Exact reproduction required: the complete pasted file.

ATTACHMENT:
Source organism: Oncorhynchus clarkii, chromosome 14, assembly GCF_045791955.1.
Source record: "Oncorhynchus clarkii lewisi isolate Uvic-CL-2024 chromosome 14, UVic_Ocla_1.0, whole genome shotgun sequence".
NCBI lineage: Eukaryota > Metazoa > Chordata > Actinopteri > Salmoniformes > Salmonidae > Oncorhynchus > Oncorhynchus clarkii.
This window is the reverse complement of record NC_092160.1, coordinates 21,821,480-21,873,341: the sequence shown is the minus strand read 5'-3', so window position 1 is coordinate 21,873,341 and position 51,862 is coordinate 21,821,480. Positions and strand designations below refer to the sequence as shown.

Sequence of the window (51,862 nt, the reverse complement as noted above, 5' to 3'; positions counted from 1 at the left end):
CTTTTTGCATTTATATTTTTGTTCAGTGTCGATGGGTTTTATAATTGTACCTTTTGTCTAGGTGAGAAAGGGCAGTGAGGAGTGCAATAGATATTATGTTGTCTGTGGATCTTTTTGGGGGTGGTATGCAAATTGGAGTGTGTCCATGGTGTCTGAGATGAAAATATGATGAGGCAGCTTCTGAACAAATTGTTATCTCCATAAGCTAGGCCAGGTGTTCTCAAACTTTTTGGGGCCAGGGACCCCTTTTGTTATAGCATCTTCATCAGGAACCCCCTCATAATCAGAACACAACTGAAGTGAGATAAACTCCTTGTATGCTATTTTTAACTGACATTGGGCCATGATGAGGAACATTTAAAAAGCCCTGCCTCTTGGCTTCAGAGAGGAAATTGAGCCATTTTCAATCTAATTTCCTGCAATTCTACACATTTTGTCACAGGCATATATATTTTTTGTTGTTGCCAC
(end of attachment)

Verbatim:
Source organism: Oncorhynchus clarkii, chromosome 14, assembly GCF_045791955.1.
Source record: "Oncorhynchus clarkii lewisi isolate Uvic-CL-2024 chromosome 14, UVic_Ocla_1.0, whole genome shotgun sequence".
NCBI lineage: Eukaryota > Metazoa > Chordata > Actinopteri > Salmoniformes > Salmonidae > Oncorhynchus > Oncorhynchus clarkii.
This window is the reverse complement of record NC_092160.1, coordinates 21,821,480-21,873,341: the sequence shown is the minus strand read 5'-3', so window position 1 is coordinate 21,873,341 and position 51,862 is coordinate 21,821,480. Positions and strand designations below refer to the sequence as shown.

Sequence of the window (51,862 nt, the reverse complement as noted above, 5' to 3'; positions counted from 1 at the left end):
CTTTTTGCATTTATATTTTTGTTCAGTGTCGATGGGTTTTATAATTGTACCTTTTGTCTAGGTGAGAAAGGGCAGTGAGGAGTGCAATAGATATTATGTTGTCTGTGGATCTTTTTGGGGGTGGTATGCAAATTGGAGTGTGTCCATGGTGTCTGAGATGAAAATATGATGAGGCAGCTTCTGAACAAATTGTTATCTCCATAAGCTAGGCCAGGTGTTCTCAAACTTTTTGGGGCCAGGGACCCCTTTTGTTATAGCATCTTCATCAGGAACCCCCTCATAATCAGAACACAACTGAAGTGAGATAAACTCCTTGTATGCTATTTTTAACTGACATTGGGCCATGATGAGGAACATTTAAAAAGCCCTGCCTCTTGGCTTCAGAGAGGAAATTGAGCCATTTTCAATCTAATTTCCTGCAATTCTACACATTTTGTCACAGGCATATATATTTTTTGTTGTTGCCAC